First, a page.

Even this new album, which began life in 2007 with the help of a city grant, has faced all manner of mishaps in coming to fruition: a glitch wiped out two days of material; the original producer backed out and had to be replaced, only for the replacement to unexpectedly relocate to another city; and constant money shortages made studio time and musicians hard to come by. This is to say nothing of incidents such as a labor strike, building renovations, canceled sessions, and even a guitar track that went missing at the last minute. It wasn’t until three years ago that the album was completed and given its wry name, with exhaustion and real life causing the band to hold off releasing it until this year.
So after all this time, is this new-old album worth checking out? That remains to be seen, but the songs released thus far show a lot of promise. Aside from some echoes of the Carlebach-influenced jam folk scene that spawned acts like Moshav Band and Reva L’Sheva, the Bar Papas primarily trade in retro-’60s pop rock and psychedelia that sounds like a mix between Simon & Garfunkel and Pet Sounds-era Beach Boys. This is most prominently heard on song like “Ezri” and “Karev Yom“, while the title track shows sinister shades of ’90s alternative. These are the ingredients for a fun and distinctive sound, so here’s hoping that, in spite of all its setbacks, the album will successfully use them.
(H/T Blog in Dm)
Jerusalem-based indie-electro artist SuperFunkBox has released a new track entitled “Prayer” to his ReverbNation page. The song itself is a heady blend of Mediterranean melody, fuzzed-out industrial-style beat, and vocals that range from ghostly wailing to forceful rapping. You can check it out below.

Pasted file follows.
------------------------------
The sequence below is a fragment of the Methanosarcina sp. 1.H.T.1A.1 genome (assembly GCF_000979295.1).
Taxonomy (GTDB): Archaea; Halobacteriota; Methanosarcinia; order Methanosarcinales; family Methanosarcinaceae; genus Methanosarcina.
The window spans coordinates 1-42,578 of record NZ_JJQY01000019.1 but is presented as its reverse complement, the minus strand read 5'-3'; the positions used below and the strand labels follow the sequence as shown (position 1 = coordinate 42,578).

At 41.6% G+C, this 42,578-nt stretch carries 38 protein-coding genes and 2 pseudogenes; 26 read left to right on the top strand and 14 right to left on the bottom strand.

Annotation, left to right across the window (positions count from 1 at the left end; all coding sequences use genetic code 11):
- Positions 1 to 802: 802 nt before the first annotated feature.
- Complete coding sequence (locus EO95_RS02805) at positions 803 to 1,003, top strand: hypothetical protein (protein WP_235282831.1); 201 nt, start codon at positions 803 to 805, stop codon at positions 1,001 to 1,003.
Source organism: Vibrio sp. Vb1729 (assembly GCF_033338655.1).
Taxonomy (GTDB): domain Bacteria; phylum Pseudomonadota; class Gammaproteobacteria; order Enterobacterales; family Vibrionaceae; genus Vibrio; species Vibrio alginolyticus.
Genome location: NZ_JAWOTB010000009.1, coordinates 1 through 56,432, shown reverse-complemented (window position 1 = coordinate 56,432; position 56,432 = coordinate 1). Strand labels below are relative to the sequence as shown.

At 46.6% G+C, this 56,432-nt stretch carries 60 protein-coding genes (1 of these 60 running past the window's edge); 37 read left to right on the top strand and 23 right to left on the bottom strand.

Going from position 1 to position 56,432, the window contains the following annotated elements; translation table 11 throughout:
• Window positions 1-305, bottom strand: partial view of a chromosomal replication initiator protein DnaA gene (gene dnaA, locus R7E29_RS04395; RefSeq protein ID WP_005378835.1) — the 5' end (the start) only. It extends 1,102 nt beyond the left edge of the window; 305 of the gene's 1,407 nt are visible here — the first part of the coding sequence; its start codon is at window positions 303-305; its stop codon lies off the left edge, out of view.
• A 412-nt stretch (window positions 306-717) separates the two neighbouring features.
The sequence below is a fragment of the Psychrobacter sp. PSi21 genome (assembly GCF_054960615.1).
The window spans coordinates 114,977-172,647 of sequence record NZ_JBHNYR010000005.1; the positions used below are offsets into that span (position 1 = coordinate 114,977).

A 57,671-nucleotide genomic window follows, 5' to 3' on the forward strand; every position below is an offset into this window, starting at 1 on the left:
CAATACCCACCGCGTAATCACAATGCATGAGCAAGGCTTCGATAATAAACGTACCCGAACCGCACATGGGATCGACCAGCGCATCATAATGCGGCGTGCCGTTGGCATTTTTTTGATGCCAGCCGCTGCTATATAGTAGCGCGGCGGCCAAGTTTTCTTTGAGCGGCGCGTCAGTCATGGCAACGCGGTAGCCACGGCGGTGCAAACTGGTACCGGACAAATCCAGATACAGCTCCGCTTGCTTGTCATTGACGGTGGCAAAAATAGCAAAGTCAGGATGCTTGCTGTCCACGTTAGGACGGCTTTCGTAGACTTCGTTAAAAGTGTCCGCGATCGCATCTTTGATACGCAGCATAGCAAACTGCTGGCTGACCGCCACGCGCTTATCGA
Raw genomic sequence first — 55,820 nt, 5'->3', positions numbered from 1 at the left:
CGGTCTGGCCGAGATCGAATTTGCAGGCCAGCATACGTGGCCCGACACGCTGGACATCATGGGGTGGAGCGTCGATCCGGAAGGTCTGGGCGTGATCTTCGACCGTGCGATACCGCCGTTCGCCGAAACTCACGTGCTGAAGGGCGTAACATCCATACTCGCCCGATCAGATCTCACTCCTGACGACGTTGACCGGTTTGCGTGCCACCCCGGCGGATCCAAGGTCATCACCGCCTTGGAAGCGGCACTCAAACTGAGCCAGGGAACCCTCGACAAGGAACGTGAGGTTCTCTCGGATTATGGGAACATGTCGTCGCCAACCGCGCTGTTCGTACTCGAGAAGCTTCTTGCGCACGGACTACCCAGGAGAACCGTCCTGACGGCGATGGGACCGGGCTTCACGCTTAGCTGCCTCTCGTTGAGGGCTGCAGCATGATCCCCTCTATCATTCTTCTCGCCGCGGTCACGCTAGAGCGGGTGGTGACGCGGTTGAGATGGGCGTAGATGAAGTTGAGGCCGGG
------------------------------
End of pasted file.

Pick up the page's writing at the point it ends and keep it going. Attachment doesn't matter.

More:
SuperFunkBox is the downtempo brainchild of Ron Isaiah, a multi-instrumentalist and independent TV producer who relocated to Israel from Orlando, Florida. He has released four records since 2013, including his most recent album ScrubScribe, which came out in February and is available on Bandcamp. You can also find his music on Soundcloud and YouTube.
British-Israeli folk/soul duo The Portnoy Brothers (Sruli and Mendy Portnoy) have released a new song in honor of Yom Yerushalayim. Titled “A Love Song For Jerusalem“, the song is a jazz/R&B cover of Naomi Shemer’s classic “Yerushalayim Shel Zahav” (Jerusalem of Gold). The video, filmed and edited by Basti Hansen, has various residents of the land holding signs that convey what Jerusalem means to them. (One gentleman hilariously replies with “Beer”.)
The Portnoy Brothers, originally from Manchester, made their mark last year with their Indiegogo-funded debut album Learn to Love, one of my personal favorite Jewish albums of 2016. Since that album’s release, they have collaborated with Alex Clare on a series of acoustic videos from his last album and are now in the midst of their “A Beatle A Day” cover series on Facebook.